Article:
Fortunately, biometric devices can be adjusted to emphasize recognizing the good guys rather than rejecting the bad guys. But, does this compromise security? In biometric technology, the probability of refusing access to an authorized person is called the “False Reject Rate.” A low false reject rate is a good indication of the device’s ease of use. Low false reject rates needn’t cause concerns about unauthorized access, however, since the combination of the user’s hand image plus a short numeric code provides virtually unbreakable security.
After verifying the user’s hand, the RSI HandPunch terminal displays a “score,” reflecting the accuracy of the match between the user’s stored template and the current reading. Scores in the 20-40% range represent good use of the system. This feature promotes user acceptance; in fact, some employees make a high-tech game of competing for low scores. Mal Higgins recalls a woman who called and excitedly announced that she had just obtained a score of zero.
When using a biometric reader, the employee typically enters an ID number in the built-in keypad. The reader then prompts the user to position a hand, finger, or eye. The elapsed time from presentation to identity verification is the “verification time.” Most biometric readers verify in 1-2 seconds.
More important than verification time is total usage time, including punching in an ID number. For speedier use, ID numbers should be kept short. If a long ID number is needed, some biometric devices can scan a card for the number. The advantages of fast throughput must be balanced against the cost and inconvenience of administering cards.
Card-based systems appear faster initially, but as Mal Higgins points out, “The speed difference between a badge and the hand reader is about two seconds, but…your hand is right in front of you, versus fumbling around looking for your badge.” Throughput for the HandPunch terminal, including entering a three- to four-digit ID number, averages four seconds.
Some companies require that employees enter supplemental data on the time and attendance terminal, including department transfer information. The terminal may also require a destination code or job number. The employee might have to specify “in,” “out,” “back from lunch,” etc. Employees should be able to enter such data quickly and easily on the reader’s keypad.
Setting up flexible data-entry modes saves time. For example, not requiring department data saves time when large numbers of people are trying to punch in at the beginning of a shift. But the reader should allow entry of department codes, as needed.
An employee can enter a department code on the HandPunch terminal by simply pressing the pound (#) key, followed by an ID number. The reader prompts the user for department data, then requests hand placement. Readers can be programmed to display the department prompt during each punch, but this wastes time. Readers can also be programmed to prompt for other data-entry sequences. Any biometric device specifically intended for time and attendance applications should incorporate these features.
3. Setting Up a Biometric Payroll System
Enrollment and Template Management
Before employees can use biometric readers, they must be “enrolled.” A reader records identifying characteristics such as hand shape, iris features, etc, and stores this data as a “template.” The enrollment process typically takes from 30 seconds to two minutes, depending on the biometric technology used.
Because this is usually the employee’s first experience with the device, the enroller must give clear, simple instructions. Employees can practice using the reader before enrollment, familiarizing themselves with the unit’s “feel.”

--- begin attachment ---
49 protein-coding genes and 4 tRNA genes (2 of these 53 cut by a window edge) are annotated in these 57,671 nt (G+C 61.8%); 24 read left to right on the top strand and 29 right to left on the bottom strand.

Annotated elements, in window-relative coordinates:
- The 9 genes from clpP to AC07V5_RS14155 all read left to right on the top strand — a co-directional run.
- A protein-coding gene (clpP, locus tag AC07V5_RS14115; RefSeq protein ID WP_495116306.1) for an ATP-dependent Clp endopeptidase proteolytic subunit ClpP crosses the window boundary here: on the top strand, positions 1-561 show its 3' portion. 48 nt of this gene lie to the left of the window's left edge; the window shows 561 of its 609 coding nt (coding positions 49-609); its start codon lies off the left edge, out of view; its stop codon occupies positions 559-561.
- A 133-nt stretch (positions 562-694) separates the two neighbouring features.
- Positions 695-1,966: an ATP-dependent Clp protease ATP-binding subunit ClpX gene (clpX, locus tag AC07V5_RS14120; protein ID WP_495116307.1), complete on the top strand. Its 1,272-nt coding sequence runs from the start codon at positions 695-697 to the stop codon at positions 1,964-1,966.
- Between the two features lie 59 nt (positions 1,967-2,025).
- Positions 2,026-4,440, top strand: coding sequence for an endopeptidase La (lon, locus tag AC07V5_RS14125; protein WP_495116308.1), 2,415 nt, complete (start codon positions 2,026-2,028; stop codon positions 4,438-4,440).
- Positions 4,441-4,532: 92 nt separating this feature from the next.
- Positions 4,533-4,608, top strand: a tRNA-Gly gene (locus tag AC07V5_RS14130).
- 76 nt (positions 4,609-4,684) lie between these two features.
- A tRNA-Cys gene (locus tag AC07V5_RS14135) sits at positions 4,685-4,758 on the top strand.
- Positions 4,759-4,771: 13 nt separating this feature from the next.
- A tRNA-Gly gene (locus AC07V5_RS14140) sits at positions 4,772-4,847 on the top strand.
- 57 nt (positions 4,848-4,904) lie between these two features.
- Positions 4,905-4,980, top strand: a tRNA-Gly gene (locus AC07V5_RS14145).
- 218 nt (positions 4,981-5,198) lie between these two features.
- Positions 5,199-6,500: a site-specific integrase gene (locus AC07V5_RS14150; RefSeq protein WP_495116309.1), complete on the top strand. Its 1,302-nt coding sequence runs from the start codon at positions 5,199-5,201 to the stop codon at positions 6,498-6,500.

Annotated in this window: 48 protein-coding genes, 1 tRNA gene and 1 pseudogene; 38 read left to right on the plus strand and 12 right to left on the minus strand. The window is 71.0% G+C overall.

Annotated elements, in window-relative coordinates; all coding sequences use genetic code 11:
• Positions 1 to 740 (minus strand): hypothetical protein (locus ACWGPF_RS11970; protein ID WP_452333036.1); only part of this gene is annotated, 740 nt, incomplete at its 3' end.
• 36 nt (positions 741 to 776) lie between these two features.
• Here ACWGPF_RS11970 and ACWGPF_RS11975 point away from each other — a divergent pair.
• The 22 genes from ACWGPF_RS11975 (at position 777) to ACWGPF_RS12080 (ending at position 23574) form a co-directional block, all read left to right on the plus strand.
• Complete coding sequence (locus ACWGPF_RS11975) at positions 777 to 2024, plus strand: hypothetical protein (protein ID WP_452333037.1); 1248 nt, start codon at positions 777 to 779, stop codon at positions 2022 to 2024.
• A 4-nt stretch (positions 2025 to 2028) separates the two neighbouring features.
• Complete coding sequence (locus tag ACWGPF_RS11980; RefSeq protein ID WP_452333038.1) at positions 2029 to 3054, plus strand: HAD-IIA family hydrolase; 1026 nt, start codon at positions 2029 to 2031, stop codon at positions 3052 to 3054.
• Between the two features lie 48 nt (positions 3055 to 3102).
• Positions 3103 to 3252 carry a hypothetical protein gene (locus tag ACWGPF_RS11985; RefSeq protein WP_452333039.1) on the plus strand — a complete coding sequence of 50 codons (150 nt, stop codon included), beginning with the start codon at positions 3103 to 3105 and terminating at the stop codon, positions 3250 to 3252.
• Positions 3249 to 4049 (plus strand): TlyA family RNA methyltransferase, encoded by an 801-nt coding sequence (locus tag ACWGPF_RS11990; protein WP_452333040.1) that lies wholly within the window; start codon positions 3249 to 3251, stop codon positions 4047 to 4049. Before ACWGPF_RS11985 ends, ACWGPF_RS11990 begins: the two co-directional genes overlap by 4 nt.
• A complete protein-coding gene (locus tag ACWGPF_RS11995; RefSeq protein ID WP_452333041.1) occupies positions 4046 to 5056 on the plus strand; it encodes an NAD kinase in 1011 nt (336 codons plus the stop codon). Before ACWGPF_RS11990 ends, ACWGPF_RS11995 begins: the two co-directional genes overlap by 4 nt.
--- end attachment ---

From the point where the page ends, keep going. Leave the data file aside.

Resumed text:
If there are several terminals at the site, the system software should be able to distribute templates to the other terminals. This distribution (called “template management”) allows all employees to be enrolled at a single terminal, whereupon the system distributes their templates to the other terminals they are authorized to use.
A template management system can maintain an employee template database on a central computer, eliminating the need to re-enroll all the employees whenever a terminal is added. Templates can be moved from the central database to other sites (for example, to accommodate employee transfers). Former employees’ templates can be erased or stored in an inactive file. Template management also acts as a secure backup in case of catastrophic terminal failure.
Adding Biometrics to an Existing Badge-Based System
The great majority of badge-based time and attendance systems use bar-code technology. Other systems use Wiegand or magnetic-stripe cards and readers. A few biometric readers can emulate these protocols, allowing biometric units to be installed on existing card-based systems. This is called “card reader emulation.”
In emulation mode, the biometric terminal buffers the employee’s ID number until the user is verified, then forwards it to the card-based time and attendance system. If the biometric reader rejects the user, it doesn’t forward the user’s ID number.
Badge-based systems can’t manage biometric templates. Thus, every employee must be enrolled at every biometric reader. This may cause little inconvenience in small systems, or in big systems where each employee uses just one or two terminals. But large systems obviously benefit from having template management capability.
Some biometric readers provide template management without a central computer. The units are linked via simple wiring, and a designated master unit distributes template data to the other units. Typically, all enrollments take place at the master unit. While this level of management doesn’t offer as many features as a fully integrated system, it is usually more than adequate.
Biometric technology substantially improves on the benefits of computerized time and attendance, guaranteeing accurate payrolls. By verifying each employee quickly and reliably, biometric systems remove the costs and frustrations of badge administration, delivering an impressive return on investment.
Badge-based systems will continue to play a role in time and attendance, but biometrics make the dream of payroll accuracy “from punch to paycheck” a reality.